“We're hoping for a pretty good survival rate,” says Wright. “We actually have quite a few sexually mature fish in here, which is really exciting to release because next spring they'll be able to make babies if they're comfortable enough.”

C’waam and Koptu are essential “first foods,” intertwined with the Klamath Tribes’ culture and identity. Both species live only in the Upper Klamath Basin, primarily in Upper Klamath Lake. Chronically poor water quality has made the lake lethal for young fish. As a consequence, most suckers that are alive today are geriatric, and both species are endangered. Fewer than 5,000 individual Koptu remain.

For this reason, both the US Fish and Wildlife Service and the Klamath Tribes have been capturing wild larvae and rearing suckers in specially constructed ponds. The ponds at the Tribes’ Ambodat facility—the name means “of the water”—are designed as healthier microcosms of Upper Klamath Lake, with the right balance of bugs, water chemistry, and nutrients, but where fish can grow safe from predation and poor water quality—the bigger, the better. Larger fish can more easily evade predation, and they are less vulnerable to the oxygen-starved conditions that develop in Upper Klamath Lake every summer.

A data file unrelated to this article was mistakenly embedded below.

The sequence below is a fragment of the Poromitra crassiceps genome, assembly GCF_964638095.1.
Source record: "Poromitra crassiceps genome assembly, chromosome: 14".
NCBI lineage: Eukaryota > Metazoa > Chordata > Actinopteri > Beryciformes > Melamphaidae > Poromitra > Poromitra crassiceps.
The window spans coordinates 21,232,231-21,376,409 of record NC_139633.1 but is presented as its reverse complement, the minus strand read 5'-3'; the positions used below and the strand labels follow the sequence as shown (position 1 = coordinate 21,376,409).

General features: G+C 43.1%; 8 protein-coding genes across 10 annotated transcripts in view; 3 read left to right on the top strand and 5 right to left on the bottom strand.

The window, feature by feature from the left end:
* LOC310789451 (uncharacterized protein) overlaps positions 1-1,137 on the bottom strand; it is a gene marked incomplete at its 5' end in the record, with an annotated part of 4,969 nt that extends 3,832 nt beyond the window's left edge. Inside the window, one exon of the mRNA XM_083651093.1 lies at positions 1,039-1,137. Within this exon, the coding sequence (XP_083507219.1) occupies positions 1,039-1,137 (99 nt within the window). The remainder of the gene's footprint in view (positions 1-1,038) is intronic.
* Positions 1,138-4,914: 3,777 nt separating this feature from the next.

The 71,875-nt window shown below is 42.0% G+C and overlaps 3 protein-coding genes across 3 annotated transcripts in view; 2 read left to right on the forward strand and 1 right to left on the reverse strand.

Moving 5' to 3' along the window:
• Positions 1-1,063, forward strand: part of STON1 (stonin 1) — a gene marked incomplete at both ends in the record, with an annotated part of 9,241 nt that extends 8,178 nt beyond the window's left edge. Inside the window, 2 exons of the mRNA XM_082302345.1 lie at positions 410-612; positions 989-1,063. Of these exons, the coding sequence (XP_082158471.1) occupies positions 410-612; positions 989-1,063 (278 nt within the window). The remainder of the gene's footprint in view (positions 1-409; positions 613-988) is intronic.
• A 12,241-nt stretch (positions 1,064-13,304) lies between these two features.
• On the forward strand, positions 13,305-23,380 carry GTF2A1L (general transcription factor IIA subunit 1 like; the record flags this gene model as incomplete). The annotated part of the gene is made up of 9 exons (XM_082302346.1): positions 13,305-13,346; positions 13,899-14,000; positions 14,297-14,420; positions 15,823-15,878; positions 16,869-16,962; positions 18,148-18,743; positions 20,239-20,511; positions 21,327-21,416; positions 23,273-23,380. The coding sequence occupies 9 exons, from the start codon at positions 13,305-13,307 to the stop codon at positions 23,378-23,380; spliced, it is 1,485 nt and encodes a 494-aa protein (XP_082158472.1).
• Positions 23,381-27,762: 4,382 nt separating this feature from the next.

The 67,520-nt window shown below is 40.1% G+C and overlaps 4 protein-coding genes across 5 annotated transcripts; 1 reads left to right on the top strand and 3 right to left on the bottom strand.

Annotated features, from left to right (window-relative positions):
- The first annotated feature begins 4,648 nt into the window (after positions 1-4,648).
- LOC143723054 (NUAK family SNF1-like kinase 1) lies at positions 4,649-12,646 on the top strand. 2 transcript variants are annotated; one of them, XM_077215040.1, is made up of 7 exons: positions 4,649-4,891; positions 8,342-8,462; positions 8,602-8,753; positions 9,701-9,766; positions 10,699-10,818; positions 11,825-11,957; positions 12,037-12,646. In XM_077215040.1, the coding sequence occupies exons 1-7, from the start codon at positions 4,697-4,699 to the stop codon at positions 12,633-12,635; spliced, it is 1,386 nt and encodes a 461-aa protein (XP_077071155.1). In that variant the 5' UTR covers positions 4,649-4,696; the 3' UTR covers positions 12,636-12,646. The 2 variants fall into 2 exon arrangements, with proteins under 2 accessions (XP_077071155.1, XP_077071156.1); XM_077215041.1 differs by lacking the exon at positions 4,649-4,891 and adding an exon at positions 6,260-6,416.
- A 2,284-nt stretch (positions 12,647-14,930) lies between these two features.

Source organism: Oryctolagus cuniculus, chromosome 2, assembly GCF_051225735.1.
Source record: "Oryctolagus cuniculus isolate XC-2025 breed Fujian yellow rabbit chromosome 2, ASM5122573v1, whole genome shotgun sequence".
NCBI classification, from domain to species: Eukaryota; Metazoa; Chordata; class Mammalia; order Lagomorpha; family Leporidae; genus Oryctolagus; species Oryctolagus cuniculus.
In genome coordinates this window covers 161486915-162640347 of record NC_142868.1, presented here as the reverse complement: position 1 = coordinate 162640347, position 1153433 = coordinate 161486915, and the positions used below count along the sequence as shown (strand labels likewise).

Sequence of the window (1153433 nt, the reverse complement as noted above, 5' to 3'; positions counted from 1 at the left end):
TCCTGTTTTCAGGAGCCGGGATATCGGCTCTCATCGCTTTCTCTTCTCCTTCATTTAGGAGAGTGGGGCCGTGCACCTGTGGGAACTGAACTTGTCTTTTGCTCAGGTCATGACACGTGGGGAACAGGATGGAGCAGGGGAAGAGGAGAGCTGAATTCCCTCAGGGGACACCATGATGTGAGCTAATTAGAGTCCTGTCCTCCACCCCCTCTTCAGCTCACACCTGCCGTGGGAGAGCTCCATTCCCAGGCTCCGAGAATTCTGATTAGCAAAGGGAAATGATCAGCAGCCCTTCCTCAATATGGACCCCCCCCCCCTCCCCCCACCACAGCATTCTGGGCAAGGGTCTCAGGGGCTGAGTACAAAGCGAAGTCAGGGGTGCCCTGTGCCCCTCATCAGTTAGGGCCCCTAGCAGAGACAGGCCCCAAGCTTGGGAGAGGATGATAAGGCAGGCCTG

Juliet Grable
Juvenile C'waam and Koptu being transferred at the Klamath Tribes' Ambodat fish rearing facility.

“We’re hoping to get them past that bottleneck, and hopefully get recruitment back into the population,” says Brad Parrish, water rights specialist for the Klamath Tribes.